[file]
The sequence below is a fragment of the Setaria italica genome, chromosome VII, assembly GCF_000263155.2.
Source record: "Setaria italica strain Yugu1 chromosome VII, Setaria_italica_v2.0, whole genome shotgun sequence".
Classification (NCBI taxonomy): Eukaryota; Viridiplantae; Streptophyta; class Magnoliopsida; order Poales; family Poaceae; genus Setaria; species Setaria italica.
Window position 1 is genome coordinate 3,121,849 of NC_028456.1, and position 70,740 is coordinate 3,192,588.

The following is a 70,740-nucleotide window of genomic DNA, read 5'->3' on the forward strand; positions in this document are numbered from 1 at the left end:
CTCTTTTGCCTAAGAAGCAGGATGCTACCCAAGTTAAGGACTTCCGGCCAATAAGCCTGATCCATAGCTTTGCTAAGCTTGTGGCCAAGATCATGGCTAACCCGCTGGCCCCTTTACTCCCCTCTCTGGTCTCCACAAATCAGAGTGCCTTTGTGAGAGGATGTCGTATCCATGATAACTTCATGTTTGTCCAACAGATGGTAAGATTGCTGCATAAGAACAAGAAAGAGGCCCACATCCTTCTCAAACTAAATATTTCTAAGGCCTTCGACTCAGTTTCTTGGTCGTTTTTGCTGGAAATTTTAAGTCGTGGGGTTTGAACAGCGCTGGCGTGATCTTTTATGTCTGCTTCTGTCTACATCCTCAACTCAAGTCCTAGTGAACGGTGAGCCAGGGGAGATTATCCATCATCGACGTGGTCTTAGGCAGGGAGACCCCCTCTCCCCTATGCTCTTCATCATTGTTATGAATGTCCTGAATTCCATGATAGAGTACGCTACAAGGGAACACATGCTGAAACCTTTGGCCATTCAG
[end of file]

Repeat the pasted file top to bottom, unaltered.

The sequence below is a fragment of the Setaria italica genome, chromosome VII, assembly GCF_000263155.2.
Source record: "Setaria italica strain Yugu1 chromosome VII, Setaria_italica_v2.0, whole genome shotgun sequence".
Classification (NCBI taxonomy): Eukaryota; Viridiplantae; Streptophyta; class Magnoliopsida; order Poales; family Poaceae; genus Setaria; species Setaria italica.
Window position 1 is genome coordinate 3,121,849 of NC_028456.1, and position 70,740 is coordinate 3,192,588.

The following is a 70,740-nucleotide window of genomic DNA, read 5'->3' on the forward strand; positions in this document are numbered from 1 at the left end:
CTCTTTTGCCTAAGAAGCAGGATGCTACCCAAGTTAAGGACTTCCGGCCAATAAGCCTGATCCATAGCTTTGCTAAGCTTGTGGCCAAGATCATGGCTAACCCGCTGGCCCCTTTACTCCCCTCTCTGGTCTCCACAAATCAGAGTGCCTTTGTGAGAGGATGTCGTATCCATGATAACTTCATGTTTGTCCAACAGATGGTAAGATTGCTGCATAAGAACAAGAAAGAGGCCCACATCCTTCTCAAACTAAATATTTCTAAGGCCTTCGACTCAGTTTCTTGGTCGTTTTTGCTGGAAATTTTAAGTCGTGGGGTTTGAACAGCGCTGGCGTGATCTTTTATGTCTGCTTCTGTCTACATCCTCAACTCAAGTCCTAGTGAACGGTGAGCCAGGGGAGATTATCCATCATCGACGTGGTCTTAGGCAGGGAGACCCCCTCTCCCCTATGCTCTTCATCATTGTTATGAATGTCCTGAATTCCATGATAGAGTACGCTACAAGGGAACACATGCTGAAACCTTTGGCCATTCAG